They are, say City, unfair. They stop clubs from being able to compete and ensure that the status quo remains the same at the top of the division. Clubs such as Saudi Arabian owned Newcastle United and Chelsea were keen to support City’s legal battle, in spite of the fact that City have won six out of the last seven Premier League titles. Quite what status quo the likes of Liverpool, Manchester United and Arsenal are looking to maintain I’m not entirely sure. The problem is that clubs only think about their own self-interest. If Manchester City win their legal battle, it isn’t sides like Everton, Leicester City or Tottenham Hotspur that are going to benefit. It will only be the clubs owned by countries or reckless billionaires that win titles for the foreseeable future. City, Chelsea and Newcastle United will take it in turns to lift the trophy depending on how much money they’ve been able to spend during the summer, whilst the rest of the league will just by bystanders, wondering what the point of the entire enterprise is given the state of affairs.

The Premier League is no Better Than the Bundesliga or Ligue 1

When Manchester City won the league again this season, it should’ve been a momentous occasion. The club was breaking new ground, winning the Premier League for the fourth time in a row, which is something that no other club had done in England before. Not Liverpool in the 1970s and 1980s; not Manchester United in the 1990s and 2000s; not Chelsea in the Roman Abramovich era. It was, on paper, an incredible achievement. Yet no one outside of Manchester cared a jot. More people watched Jürgen Klopp give his goodbye speech to the Anfield crowd than watched Pep Guardiola’s side lift the trophy. Aside from anything else, it is difficult to take the win seriously when you remember that the club has 115 charges hanging over it from the very competition that was celebrating its victory. In many ways, it feels similar to how supporters in Germany or France must feel when Paris Saint-Germain or Bayern Munich win the domestic title yet again. It sees a collective shrug and most people move on to do something else with their time instead.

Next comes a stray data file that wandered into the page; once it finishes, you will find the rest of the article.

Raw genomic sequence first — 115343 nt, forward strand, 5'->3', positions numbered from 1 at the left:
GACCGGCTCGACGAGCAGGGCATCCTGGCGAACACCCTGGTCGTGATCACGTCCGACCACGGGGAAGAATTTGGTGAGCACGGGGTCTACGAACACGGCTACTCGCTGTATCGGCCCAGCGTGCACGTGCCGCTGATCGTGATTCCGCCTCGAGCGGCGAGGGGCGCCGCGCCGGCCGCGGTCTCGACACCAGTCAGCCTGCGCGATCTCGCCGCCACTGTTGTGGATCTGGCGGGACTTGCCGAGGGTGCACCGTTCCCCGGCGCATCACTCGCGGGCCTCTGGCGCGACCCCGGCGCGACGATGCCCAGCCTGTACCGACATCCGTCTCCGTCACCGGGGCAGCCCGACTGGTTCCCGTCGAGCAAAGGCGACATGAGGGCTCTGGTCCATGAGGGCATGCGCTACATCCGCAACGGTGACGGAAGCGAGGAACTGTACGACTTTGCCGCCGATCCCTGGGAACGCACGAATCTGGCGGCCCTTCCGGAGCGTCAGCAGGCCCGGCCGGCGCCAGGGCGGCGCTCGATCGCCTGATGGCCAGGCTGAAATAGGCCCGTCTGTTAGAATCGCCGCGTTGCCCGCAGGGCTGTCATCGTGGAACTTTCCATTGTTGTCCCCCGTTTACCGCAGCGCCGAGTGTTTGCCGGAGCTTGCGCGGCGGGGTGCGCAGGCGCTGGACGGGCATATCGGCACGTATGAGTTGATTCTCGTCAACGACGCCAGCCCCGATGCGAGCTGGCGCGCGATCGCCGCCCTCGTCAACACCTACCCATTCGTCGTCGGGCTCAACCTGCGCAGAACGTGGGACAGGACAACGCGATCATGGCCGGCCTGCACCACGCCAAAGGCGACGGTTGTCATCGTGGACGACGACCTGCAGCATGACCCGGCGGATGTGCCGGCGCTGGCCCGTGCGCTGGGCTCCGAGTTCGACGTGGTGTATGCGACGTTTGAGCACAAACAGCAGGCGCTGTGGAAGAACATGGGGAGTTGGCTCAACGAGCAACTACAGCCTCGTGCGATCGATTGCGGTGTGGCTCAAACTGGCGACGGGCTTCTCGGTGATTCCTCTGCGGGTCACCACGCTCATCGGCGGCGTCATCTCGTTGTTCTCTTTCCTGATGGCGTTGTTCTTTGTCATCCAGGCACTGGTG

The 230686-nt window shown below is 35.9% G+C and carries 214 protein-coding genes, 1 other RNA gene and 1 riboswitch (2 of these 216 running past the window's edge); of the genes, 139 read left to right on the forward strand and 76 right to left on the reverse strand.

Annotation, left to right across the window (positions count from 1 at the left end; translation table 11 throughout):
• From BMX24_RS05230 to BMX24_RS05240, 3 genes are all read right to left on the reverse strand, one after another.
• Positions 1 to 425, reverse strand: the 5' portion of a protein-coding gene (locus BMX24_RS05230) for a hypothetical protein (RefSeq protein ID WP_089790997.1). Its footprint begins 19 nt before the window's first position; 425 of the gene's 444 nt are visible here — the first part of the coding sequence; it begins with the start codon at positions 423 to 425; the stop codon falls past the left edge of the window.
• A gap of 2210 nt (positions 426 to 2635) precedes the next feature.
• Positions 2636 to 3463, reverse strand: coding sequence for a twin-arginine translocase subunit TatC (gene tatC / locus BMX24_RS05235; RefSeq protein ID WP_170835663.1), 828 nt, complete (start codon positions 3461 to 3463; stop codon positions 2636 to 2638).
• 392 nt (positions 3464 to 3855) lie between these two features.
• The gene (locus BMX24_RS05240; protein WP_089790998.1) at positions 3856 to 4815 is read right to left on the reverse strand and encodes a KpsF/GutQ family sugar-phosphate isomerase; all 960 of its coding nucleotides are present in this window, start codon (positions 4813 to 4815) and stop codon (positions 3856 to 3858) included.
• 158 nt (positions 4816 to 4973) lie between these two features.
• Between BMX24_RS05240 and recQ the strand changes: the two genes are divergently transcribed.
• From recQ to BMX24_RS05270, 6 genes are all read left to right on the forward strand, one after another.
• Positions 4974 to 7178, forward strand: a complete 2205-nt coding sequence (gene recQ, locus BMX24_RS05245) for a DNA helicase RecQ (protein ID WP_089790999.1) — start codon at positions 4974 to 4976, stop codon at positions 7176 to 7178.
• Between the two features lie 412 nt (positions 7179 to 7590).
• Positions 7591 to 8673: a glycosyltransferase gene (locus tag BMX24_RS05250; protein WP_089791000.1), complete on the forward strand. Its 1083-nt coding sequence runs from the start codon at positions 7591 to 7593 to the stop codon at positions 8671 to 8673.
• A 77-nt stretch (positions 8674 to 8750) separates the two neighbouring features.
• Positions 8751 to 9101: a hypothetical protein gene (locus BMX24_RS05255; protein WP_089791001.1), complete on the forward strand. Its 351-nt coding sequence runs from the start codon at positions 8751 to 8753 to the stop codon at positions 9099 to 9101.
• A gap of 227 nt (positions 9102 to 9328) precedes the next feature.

How long will it take before Premier League football becomes so entirely predictable that people stop watching? I know that I am barely clinging on to my level of interest with my fingernails, whilst some good friends of mine have stopped watching altogether. When you’re going up against a team that you perceive has cheated, regardless of the actual facts of the matter, then why bother investing your time and your emotions? If a league gets to the point that Manchester United supporters would rather that Manchester City won the title because it means that Liverpool haven’t, or Liverpool fans are happy to see City win it because an Arsenal win would point to their club’s own failures, it is probably time to consider what’s gone wrong. The problem is, the Premier League can’t put the genie back in the bottle now because to do so might well trigger a diplomatic problem. The British government won’t want to upset the Saudi Arabians or those from the United Arab Emirates, spending billions in the country, so where on earth do we go from here?